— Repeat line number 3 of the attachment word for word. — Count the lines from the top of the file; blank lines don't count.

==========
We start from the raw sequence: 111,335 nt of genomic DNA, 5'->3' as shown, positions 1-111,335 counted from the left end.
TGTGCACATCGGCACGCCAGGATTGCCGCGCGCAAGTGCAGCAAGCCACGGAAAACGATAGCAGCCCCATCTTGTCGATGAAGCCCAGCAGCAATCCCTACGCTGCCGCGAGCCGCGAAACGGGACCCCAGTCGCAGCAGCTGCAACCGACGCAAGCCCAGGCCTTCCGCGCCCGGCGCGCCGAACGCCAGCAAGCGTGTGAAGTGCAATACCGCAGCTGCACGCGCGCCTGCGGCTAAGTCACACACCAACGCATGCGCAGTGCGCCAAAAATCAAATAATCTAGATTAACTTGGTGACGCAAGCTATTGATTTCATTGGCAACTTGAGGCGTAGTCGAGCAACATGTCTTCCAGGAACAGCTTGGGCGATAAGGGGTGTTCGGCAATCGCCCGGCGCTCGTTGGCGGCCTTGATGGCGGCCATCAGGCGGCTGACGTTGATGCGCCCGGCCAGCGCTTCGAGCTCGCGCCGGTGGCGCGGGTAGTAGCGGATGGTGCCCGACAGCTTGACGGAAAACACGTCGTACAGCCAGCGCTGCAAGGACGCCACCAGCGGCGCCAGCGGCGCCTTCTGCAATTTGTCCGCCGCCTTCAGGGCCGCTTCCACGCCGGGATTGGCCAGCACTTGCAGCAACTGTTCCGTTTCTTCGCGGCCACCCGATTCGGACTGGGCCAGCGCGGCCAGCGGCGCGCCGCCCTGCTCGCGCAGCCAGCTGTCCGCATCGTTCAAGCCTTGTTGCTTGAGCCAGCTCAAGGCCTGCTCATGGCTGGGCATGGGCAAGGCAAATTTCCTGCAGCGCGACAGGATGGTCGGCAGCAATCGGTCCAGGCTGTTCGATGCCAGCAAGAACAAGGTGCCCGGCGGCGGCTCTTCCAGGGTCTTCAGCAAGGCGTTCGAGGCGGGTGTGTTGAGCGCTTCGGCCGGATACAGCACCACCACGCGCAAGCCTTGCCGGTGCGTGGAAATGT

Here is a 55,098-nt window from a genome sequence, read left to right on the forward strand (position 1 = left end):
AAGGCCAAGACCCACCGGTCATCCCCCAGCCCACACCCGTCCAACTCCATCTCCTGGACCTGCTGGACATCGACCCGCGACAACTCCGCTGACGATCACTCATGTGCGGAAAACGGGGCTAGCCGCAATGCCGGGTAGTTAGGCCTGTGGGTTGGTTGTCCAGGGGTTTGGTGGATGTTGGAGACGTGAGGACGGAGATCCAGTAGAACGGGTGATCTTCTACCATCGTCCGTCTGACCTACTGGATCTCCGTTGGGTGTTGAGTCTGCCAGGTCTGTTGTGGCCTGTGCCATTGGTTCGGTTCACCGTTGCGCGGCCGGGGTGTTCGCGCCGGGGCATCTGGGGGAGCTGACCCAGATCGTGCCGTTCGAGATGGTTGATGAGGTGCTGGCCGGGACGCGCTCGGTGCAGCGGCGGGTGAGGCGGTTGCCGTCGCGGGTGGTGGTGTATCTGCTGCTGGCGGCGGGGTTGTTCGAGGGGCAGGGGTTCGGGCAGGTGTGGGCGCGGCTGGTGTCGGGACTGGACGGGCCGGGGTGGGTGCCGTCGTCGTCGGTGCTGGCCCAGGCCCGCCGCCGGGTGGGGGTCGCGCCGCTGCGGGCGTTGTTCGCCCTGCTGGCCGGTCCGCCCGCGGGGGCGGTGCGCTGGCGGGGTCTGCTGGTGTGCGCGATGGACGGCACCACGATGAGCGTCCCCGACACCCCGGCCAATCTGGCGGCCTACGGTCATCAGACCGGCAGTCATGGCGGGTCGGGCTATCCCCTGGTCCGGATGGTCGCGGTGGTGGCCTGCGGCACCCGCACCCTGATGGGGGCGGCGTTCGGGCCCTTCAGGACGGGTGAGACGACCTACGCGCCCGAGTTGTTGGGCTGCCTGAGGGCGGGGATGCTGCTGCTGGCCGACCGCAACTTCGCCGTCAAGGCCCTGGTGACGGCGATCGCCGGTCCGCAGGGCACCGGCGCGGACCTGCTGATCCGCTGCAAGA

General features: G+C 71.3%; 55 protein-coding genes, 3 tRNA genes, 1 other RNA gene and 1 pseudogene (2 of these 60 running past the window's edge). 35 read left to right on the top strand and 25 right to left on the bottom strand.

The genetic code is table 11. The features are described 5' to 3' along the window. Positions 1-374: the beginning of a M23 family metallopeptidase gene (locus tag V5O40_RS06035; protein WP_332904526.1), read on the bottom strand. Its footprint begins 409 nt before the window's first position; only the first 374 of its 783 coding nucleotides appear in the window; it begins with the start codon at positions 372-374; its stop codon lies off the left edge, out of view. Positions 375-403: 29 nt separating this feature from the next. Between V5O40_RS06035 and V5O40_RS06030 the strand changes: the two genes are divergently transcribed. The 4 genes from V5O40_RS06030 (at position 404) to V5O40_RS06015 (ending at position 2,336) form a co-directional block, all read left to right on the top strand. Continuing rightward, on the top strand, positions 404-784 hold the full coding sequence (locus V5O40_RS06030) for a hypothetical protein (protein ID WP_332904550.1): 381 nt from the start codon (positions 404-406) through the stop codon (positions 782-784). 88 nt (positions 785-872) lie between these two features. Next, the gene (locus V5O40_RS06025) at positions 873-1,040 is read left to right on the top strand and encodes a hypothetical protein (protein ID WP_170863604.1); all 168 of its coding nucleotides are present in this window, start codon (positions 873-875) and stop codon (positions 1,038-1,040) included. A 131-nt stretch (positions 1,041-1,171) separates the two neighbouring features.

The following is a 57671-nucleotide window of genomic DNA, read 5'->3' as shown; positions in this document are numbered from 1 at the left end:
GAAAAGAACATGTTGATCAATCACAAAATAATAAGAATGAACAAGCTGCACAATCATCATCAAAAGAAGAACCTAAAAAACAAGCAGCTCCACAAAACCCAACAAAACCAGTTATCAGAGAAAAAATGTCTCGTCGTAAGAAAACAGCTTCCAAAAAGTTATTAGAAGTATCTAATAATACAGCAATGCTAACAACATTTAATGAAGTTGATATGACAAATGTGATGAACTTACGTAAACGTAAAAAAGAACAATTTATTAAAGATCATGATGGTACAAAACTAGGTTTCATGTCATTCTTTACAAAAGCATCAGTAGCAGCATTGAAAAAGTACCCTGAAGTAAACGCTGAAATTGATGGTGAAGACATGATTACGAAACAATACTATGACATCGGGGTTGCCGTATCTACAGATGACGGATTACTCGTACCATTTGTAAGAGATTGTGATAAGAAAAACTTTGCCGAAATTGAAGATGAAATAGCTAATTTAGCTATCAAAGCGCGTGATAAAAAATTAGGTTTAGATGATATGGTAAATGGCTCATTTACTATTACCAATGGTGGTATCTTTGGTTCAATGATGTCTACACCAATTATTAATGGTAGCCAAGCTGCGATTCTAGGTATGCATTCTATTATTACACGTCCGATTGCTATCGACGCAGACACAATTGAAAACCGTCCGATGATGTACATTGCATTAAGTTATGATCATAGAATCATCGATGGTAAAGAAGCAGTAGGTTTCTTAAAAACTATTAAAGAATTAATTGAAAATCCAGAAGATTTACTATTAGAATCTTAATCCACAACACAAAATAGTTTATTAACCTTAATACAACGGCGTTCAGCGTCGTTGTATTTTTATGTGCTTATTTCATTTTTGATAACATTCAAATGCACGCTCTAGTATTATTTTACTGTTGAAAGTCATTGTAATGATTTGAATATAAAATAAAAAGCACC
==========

Here is a 55,098-nt window from a genome sequence, read left to right on the forward strand (position 1 = left end):